Point Reyes Bird Observatory, Observer 108

Northern Fur Seal Born on the Farallones: Recent Returns


Peter Pyle
On Southeast Farallon Island in the fall, one never knows what the next day will bring - even miserable, windy, foggy days, such as 28 August 1996. That was the day we discovered a northern fur seal pup, with several adults and subadults, on remote West End. This represents the first confirmed breeding of this species at the Farallones since at least the mid-1800s. It is even possible that this is the first breeding ever documented for this species here, as the fur seals that were extirpated from the island in the early part of the 19th century have never been conclusively identified (more on this below).

In a group of northern fur seals, an adult male's call alerted biologists to the likely presence of a female with a pup nearby.
During the week leading up to August 28th, I had received a call from Marge Kohler, the manager of the Farallon Islands National Wildlife Refuge, giving us permission to visit the Indian Head area at West End, to attempt recovery of a satellite transmitter from a northern elephant seal. A valuable device, the transmitter held data that were well worth trying to recover about an individual marine mammal's travels. It was still transmitting from a stationary location but only at low tides, suggesting that it had fallen off the seal in the intertidal zone. PRBO biologists on the Southeast Farallon normally do not visit this area of West End between March and November, leaving it completely to the nesting seabirds in spring and the roosting Brown Pelicans in fall. In late August, though, there is a small window of time between these two Farallon events, which we took advantage of to search for the transmitter.

On the 28th, there was a good low tide in the late afternoon. Ed Ueber, Jan Roletto, and Natalie Cosentino of the Gulf of the Farallones National Marine Sanctuary were on the island to conduct on-going monitoring of the Farallon intertidal ecology. With as little disturbance to the wildlife as possible, the four of us headed across Jordan Channel toward Indian Head. There were numerous California sea lions in the area, including a record count of eleven pups frolicking in the intertidal pools. While searching for the transmitter we couldn't avoid flushing a few sea lions into the water but made sure to do this slowly, so as not to panic them.

A group of sea lions proceeding down to the water's edge from Mirounga Valley, above Indian Head, contained two or three northern fur seals. One of the male fur seals stopped and began to give an unusual machine-gun-like clicking call. Ed first spotted the tiny pup behind this male, and Jan (who has worked in fur seal breeding colonies) remarked that the clicking call is often given by males when in the vicinity of newborn pups - not so much to protect the pups as to attract their mothers returning from sea. At this point we were convinced we had a Farallon-born pup! Fur seals give birth in June and July.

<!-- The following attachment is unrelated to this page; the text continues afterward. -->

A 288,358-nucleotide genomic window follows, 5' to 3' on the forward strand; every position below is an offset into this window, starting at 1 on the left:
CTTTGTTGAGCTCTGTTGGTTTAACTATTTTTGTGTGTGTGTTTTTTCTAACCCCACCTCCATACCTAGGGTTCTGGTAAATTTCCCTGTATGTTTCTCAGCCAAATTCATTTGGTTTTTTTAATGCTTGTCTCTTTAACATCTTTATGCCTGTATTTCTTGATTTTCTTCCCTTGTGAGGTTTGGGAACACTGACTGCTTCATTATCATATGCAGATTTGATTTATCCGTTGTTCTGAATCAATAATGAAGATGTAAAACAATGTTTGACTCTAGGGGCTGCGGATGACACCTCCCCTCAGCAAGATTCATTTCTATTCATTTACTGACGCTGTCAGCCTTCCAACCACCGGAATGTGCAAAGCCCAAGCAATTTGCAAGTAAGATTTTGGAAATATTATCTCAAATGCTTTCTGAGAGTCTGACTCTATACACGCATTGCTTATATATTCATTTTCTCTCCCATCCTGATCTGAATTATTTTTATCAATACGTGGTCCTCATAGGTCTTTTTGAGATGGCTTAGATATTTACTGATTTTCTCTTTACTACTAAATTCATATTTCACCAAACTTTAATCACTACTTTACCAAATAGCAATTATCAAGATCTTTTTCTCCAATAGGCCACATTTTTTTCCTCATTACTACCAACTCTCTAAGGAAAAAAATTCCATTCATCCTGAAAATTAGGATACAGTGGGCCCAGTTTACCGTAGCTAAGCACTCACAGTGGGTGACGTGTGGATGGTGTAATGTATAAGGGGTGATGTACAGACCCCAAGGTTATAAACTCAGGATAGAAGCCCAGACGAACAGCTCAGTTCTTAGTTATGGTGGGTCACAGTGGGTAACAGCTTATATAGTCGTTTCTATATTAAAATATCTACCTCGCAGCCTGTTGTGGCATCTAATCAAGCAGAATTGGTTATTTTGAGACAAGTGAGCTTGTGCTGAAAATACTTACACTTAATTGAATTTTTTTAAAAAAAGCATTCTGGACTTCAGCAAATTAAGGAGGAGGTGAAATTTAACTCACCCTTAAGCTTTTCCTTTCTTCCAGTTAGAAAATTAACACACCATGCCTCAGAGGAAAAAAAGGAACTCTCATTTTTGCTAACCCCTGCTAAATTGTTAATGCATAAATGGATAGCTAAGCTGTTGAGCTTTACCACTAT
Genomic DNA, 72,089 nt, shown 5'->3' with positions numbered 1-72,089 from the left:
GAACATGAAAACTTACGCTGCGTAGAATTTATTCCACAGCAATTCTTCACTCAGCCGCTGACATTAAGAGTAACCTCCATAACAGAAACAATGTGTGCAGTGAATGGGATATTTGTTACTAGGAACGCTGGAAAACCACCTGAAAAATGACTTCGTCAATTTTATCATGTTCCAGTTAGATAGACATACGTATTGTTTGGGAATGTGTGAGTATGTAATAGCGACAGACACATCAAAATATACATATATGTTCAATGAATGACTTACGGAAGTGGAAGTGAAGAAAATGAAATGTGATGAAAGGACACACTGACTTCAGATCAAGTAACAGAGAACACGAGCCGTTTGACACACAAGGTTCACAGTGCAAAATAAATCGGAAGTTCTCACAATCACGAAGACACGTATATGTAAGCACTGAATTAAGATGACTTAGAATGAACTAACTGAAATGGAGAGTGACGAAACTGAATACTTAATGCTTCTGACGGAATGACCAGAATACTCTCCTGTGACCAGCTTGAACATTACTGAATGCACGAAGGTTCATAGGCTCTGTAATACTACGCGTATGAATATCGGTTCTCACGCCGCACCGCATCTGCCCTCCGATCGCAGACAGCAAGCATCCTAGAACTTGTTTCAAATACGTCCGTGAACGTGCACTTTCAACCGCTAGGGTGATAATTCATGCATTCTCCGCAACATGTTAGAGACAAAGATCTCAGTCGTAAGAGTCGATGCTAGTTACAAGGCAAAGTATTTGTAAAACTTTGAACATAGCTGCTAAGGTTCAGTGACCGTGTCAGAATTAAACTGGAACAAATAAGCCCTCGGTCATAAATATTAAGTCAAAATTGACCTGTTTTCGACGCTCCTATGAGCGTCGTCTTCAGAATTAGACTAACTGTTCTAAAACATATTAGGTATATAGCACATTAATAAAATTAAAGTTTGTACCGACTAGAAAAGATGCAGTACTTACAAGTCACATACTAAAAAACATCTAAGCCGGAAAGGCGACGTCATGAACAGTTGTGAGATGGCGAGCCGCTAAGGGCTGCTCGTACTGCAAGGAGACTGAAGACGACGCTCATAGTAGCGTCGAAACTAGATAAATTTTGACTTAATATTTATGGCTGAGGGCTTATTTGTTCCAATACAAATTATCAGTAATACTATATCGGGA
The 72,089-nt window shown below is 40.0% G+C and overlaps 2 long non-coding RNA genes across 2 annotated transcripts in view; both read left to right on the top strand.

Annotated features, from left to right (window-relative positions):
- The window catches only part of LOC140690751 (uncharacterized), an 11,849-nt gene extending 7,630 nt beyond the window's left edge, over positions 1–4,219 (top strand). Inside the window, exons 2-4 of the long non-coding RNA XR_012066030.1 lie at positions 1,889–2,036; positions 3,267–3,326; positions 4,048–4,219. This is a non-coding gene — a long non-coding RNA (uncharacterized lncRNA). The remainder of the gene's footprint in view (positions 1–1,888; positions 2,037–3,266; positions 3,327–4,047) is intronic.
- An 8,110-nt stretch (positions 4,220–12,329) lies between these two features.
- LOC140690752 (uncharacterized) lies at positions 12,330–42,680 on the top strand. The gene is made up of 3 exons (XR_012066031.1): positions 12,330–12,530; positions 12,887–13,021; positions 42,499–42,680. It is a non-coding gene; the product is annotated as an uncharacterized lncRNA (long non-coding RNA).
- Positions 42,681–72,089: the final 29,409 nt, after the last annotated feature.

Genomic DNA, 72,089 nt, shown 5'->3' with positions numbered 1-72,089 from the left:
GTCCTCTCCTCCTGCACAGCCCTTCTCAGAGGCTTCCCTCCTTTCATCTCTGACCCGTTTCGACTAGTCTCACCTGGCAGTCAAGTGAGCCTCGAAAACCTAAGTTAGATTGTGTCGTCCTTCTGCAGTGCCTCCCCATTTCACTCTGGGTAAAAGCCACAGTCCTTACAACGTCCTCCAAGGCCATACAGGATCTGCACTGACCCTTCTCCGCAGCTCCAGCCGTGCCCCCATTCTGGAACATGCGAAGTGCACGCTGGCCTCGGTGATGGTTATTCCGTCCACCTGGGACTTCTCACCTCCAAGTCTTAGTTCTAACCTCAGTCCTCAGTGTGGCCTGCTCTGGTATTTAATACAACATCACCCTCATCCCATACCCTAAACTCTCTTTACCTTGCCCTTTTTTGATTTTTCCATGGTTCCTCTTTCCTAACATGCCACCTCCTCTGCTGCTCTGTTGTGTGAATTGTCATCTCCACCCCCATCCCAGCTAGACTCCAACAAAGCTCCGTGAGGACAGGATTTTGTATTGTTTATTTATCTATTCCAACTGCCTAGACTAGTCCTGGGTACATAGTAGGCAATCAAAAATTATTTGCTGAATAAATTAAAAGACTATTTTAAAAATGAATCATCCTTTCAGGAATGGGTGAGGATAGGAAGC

The next day I returned to Indian Head alone, to survey the area without disturbing any animals. There were nine northern fur seals in Mirounga Valley: one group consisting of an adult male, an adult female lying next to the pup, and two subadult females; another group, about 50 meters away, consisting of an adult male and another subadult that had a pink tag; and two additional immature animals lying amongst a pod of about 100 sea lions. The animals had doubtless been there all summer, in an area that is out of view from the eastern portion of the island where we live and work.


Brief History of a Decline


When American and Russian sealers first plundered the northern California coast, in the early 1800s, a substantial fur seal population was breeding on the Farallones. Despite the removal of over 150,000 pelts from the island between 1810 and 1817, not a single scientific specimen was secured. Disintegrating bones found buried on the island over a century later were thought to be of the northern fur seal (Callorhinus ursinus) but possibly could have been from the Guadalupe fur seal (Arctocephalus townsendi), which breeds to the south. For all we know, more than one species may have been involved at the Farallones in the past. Northern fur seals were known to breed only on the Pribilof Islands in Alaska until the 1950's, when a colony formed on San Miguel Island off southern California. The San Miguel colony is the origin of the subadult seen at Indian Head, an animal that was tagged there as a pup in 1993.

Could we be witnessing the start of something significant? A 25-year-old entry in PRBO's Farallon Island journal, dated 20 January 1972, states: "Four elephant seals. Two immature animals and a cow and calf. This is the first calf born on this island in recent times." We all know what arose from that small start - a substantial breeding colony that has reached 300-400 pups per year during the past decade, perhaps matching populations of the pre- sealing era. Should a colony of northern fur seals become established on the Farallones and approach its former numbers, there will be significant consequences for the island's ecology. Especially affected might be the seabirds that nest on the flat portions of the island, including Brandt's Cormorants, Western Gulls, and Cassin's Auklets. Real estate on this tiny island is a very precious commodity. Whatever happens, PRBO biologists will be standing by as always, eager to document the long- and short-term changes in the natural history of the Farallones.

By the way, we never did find the satellite transmitter.


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